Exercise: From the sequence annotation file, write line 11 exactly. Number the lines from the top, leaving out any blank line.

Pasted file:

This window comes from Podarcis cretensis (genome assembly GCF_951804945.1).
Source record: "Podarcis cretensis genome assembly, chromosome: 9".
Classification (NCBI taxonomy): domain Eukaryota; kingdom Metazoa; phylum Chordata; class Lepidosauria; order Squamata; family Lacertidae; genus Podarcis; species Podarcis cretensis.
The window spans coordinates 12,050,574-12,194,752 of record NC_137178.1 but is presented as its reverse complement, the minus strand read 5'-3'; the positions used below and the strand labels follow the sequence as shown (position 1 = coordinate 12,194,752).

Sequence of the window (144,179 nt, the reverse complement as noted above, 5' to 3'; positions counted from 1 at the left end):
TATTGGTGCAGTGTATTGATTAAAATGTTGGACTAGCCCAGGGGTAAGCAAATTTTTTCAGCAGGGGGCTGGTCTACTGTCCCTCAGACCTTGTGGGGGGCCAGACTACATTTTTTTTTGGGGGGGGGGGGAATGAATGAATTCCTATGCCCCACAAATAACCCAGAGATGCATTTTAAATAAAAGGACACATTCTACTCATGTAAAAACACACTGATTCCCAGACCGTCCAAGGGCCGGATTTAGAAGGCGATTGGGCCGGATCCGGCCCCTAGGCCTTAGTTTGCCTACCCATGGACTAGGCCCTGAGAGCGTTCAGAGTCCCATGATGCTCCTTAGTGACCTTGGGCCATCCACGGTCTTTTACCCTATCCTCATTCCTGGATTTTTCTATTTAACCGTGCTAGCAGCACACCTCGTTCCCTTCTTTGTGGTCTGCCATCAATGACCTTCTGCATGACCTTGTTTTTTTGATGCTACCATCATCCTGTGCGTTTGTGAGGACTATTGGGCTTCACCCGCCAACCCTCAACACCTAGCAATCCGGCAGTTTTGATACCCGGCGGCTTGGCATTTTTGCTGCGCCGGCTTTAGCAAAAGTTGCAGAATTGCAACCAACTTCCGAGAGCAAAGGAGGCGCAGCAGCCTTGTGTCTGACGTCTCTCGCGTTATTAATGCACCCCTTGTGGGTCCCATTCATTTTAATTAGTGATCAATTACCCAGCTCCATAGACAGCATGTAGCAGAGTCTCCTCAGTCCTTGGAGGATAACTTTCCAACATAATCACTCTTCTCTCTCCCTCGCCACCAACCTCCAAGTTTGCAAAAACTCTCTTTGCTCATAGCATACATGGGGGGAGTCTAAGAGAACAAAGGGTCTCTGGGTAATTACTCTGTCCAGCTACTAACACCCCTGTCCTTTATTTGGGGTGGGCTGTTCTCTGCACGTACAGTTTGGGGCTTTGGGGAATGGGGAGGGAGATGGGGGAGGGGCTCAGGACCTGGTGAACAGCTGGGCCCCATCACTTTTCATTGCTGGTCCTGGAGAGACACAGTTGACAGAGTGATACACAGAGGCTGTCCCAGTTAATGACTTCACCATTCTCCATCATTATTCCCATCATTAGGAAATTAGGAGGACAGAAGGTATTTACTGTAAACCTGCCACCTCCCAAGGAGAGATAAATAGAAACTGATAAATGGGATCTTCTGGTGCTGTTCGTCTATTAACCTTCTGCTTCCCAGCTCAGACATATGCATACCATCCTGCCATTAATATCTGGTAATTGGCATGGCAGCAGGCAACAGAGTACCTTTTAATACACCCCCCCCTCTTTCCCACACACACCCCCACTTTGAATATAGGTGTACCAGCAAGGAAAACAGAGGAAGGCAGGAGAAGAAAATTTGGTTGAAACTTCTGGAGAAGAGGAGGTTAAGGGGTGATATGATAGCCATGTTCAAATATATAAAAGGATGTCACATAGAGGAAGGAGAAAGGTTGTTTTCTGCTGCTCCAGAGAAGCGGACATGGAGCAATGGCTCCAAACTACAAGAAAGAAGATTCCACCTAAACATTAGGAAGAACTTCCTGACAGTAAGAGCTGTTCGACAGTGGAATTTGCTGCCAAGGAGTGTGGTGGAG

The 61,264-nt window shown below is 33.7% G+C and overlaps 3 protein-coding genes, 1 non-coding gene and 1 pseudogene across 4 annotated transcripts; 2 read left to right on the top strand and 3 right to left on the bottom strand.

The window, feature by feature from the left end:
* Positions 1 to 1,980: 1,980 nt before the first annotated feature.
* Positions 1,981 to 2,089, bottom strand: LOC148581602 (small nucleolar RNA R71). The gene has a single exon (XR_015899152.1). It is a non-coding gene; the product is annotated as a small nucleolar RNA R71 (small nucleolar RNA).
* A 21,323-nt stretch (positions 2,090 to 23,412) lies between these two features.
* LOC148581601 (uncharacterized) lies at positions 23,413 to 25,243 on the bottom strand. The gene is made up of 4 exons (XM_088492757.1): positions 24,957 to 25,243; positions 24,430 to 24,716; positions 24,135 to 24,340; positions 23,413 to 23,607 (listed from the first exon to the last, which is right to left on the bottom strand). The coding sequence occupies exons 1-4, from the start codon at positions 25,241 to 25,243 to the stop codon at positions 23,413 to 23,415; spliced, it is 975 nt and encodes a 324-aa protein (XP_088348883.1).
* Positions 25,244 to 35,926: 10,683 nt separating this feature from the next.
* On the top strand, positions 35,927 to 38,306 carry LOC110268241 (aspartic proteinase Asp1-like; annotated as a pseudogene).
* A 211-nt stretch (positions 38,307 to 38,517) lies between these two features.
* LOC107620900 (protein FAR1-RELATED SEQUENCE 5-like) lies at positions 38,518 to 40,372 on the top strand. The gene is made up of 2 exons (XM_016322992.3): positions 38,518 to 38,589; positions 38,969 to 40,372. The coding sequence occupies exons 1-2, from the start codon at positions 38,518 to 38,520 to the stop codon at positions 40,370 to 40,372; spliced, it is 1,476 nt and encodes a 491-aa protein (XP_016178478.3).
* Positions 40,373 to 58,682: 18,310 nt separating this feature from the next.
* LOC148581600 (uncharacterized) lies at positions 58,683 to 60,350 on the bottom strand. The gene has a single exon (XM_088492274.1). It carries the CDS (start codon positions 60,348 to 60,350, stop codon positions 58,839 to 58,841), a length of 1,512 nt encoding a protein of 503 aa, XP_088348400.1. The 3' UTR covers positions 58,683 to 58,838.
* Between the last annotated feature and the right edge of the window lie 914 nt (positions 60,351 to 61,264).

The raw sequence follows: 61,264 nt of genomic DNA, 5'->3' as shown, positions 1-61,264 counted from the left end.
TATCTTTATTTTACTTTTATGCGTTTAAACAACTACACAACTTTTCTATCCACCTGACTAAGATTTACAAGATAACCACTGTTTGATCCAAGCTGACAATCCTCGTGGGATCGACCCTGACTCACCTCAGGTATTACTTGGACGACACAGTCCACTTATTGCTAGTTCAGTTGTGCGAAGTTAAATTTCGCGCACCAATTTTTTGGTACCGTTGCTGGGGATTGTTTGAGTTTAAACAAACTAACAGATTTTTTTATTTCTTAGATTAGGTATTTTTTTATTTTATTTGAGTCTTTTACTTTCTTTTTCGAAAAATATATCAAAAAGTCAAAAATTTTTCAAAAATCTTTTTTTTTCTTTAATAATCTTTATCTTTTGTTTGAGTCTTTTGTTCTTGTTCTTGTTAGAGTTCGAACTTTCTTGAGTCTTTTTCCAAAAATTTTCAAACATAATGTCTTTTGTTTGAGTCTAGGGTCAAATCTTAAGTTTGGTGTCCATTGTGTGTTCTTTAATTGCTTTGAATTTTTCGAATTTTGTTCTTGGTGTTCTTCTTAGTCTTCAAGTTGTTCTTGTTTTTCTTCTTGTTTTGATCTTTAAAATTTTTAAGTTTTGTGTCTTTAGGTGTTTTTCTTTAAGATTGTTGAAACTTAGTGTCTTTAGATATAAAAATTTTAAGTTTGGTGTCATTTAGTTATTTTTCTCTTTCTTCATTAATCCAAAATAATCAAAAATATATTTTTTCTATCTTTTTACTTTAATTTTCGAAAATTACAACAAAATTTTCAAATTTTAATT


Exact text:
* A 21,323-nt stretch (positions 2,090 to 23,412) lies between these two features.